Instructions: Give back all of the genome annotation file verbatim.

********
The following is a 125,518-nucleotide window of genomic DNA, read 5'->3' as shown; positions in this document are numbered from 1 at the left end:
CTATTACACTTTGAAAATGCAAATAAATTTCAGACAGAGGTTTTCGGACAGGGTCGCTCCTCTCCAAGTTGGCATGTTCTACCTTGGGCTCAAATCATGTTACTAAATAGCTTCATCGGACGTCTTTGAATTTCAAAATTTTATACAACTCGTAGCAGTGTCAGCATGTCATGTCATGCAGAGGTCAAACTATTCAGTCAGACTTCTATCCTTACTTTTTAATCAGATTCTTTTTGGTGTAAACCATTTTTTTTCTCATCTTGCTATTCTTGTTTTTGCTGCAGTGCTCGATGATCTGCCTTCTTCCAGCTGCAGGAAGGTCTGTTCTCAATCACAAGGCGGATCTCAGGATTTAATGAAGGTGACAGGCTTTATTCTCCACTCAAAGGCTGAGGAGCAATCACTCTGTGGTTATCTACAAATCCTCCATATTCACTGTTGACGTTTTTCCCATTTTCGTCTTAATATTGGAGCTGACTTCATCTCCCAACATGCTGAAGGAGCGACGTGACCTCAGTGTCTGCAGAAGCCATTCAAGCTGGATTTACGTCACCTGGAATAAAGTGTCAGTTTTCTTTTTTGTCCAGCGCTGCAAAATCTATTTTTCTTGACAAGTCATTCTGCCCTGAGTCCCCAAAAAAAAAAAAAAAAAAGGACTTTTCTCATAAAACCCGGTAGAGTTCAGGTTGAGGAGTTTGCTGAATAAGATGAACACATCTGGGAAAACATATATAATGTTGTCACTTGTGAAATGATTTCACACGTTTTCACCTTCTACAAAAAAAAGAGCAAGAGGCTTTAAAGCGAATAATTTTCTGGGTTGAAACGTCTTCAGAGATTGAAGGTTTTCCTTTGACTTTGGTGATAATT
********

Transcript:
The following is a 125,518-nucleotide window of genomic DNA, read 5'->3' as shown; positions in this document are numbered from 1 at the left end:
CTATTACACTTTGAAAATGCAAATAAATTTCAGACAGAGGTTTTCGGACAGGGTCGCTCCTCTCCAAGTTGGCATGTTCTACCTTGGGCTCAAATCATGTTACTAAATAGCTTCATCGGACGTCTTTGAATTTCAAAATTTTATACAACTCGTAGCAGTGTCAGCATGTCATGTCATGCAGAGGTCAAACTATTCAGTCAGACTTCTATCCTTACTTTTTAATCAGATTCTTTTTGGTGTAAACCATTTTTTTTCTCATCTTGCTATTCTTGTTTTTGCTGCAGTGCTCGATGATCTGCCTTCTTCCAGCTGCAGGAAGGTCTGTTCTCAATCACAAGGCGGATCTCAGGATTTAATGAAGGTGACAGGCTTTATTCTCCACTCAAAGGCTGAGGAGCAATCACTCTGTGGTTATCTACAAATCCTCCATATTCACTGTTGACGTTTTTCCCATTTTCGTCTTAATATTGGAGCTGACTTCATCTCCCAACATGCTGAAGGAGCGACGTGACCTCAGTGTCTGCAGAAGCCATTCAAGCTGGATTTACGTCACCTGGAATAAAGTGTCAGTTTTCTTTTTTGTCCAGCGCTGCAAAATCTATTTTTCTTGACAAGTCATTCTGCCCTGAGTCCCCAAAAAAAAAAAAAAAAAAGGACTTTTCTCATAAAACCCGGTAGAGTTCAGGTTGAGGAGTTTGCTGAATAAGATGAACACATCTGGGAAAACATATATAATGTTGTCACTTGTGAAATGATTTCACACGTTTTCACCTTCTACAAAAAAAAGAGCAAGAGGCTTTAAAGCGAATAATTTTCTGGGTTGAAACGTCTTCAGAGATTGAAGGTTTTCCTTTGACTTTGGTGATAATT